Today, One Essex Crossing is officially launching sales, and YIMBY has an exclusive reveal of a slew of renderings for the project, for which occupancy is anticipated later this year. Located on Manhattan’s Lower East Side, the 14-story full-block development is designed by CetraRuddy and developed by Delancey Street Associates, which is comprised of BFC Partners, L+M Development Partners, Taconic Partners, the Prusik Group, and Goldman Sachs Urban Investment Group. The site is bounded by Delancey Street to the north, Suffolk Street to the east, Broome Street to the south, and Norfolk Street to the west, and is one of several addresses in the Essex Crossing master plan that’s spread across six acres and a total of nine buildings. Corcoran Sunshine Marketing Group is handling sales for One Essex Crossing with prices ranging from $890,000 for a studio, to $6,689,000 for a duplex penthouse.
Lower East Side
In an effort to bolster sales at One Manhattan Square, Extell Development Company has unveiled an acre of private outdoor amenities designed by West 8 Urban Design and Landscape Architecture. Located in the Two Bridges section of Manhattan’s Lower East Side, the neighborhood’s signature tower stands 800 feet above the East River and now comprises 100,000 square feet of total amenity space.
A large consortium of non-profit and private developers has revealed extensive proposals to construct two new affordable housing buildings on Manhattan’s Lower East Side. If the proposals and required zoning amendments are approved, the new structures would break ground at 151-165 Broome Street within an existing mixed-use complex referred to as Seward Park Extension.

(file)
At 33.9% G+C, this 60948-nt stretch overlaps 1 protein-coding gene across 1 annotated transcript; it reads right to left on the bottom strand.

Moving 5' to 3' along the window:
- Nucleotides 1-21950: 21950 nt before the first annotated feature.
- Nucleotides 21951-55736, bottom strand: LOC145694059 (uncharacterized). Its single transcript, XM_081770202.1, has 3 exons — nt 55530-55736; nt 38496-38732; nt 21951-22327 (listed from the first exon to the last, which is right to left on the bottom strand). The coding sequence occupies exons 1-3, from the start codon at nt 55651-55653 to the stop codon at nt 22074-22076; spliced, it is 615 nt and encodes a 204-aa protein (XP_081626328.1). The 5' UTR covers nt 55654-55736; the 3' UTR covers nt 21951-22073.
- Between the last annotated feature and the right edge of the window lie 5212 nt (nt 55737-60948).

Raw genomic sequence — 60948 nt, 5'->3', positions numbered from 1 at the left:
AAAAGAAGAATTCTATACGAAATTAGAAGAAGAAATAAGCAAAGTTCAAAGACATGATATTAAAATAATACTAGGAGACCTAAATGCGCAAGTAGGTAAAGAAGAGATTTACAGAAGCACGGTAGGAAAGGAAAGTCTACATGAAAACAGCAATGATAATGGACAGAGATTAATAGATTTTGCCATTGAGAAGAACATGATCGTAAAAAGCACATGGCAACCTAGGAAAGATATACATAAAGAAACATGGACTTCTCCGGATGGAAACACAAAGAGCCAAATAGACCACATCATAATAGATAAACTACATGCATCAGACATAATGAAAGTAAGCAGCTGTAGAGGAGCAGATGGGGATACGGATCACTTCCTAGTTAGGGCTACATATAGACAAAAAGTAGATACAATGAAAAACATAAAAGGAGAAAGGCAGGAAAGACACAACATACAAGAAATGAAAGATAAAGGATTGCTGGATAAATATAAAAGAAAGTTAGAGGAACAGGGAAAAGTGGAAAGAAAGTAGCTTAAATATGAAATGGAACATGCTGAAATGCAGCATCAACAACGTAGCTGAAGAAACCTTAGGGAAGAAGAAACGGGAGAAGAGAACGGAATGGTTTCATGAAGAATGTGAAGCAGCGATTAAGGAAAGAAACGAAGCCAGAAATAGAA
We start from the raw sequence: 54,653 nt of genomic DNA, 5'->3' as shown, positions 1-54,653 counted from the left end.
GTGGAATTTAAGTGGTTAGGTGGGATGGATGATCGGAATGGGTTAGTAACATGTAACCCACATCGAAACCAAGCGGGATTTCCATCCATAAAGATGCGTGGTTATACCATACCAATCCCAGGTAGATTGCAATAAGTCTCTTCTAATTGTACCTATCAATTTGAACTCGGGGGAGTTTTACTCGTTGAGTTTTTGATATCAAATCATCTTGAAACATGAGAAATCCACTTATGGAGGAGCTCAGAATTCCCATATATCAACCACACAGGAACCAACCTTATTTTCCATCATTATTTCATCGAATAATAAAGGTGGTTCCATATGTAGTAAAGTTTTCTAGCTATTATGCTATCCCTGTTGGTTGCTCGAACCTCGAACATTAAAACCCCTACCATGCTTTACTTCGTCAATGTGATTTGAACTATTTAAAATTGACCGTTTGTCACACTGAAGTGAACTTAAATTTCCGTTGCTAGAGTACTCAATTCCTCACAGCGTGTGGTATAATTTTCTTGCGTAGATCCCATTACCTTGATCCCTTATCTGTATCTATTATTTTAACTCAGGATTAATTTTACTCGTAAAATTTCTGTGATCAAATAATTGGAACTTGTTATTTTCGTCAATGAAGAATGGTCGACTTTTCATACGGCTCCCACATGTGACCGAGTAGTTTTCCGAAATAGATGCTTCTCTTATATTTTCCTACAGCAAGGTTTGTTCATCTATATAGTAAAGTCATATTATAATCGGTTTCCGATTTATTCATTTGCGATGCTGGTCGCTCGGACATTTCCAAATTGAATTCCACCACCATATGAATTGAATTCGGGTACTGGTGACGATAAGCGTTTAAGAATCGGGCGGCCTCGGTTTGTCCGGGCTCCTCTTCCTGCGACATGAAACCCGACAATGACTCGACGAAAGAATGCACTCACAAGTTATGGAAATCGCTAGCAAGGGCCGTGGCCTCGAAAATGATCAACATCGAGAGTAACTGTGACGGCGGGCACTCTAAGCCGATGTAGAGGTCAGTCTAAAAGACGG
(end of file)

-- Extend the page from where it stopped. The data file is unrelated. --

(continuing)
The New York Appellate Court ruled in favor of a group of developers, including JDS Development Group, CIM Group, L+M Development Partners, and Starrett Corporation, to build four more towers along the Two Bridges waterfront on the Lower East Side. One Manhattan Square, a similarly-scoped neighbor, was completed in early 2019, and stands alone as the rest of development came to a halt despite approvals from the City Planning Commission in 2016. Yesterday, the ruling found the buildings described in the applications did not conflict with applicable zoning requirements, with all four Judges siding against Manhattan Borough president Gale A. Brewer and the New York City Council, which challenged the approval in 2018, arguing that the new construction required special permits and had to go through the Uniform Land Use Review Procedure (ULURP) process.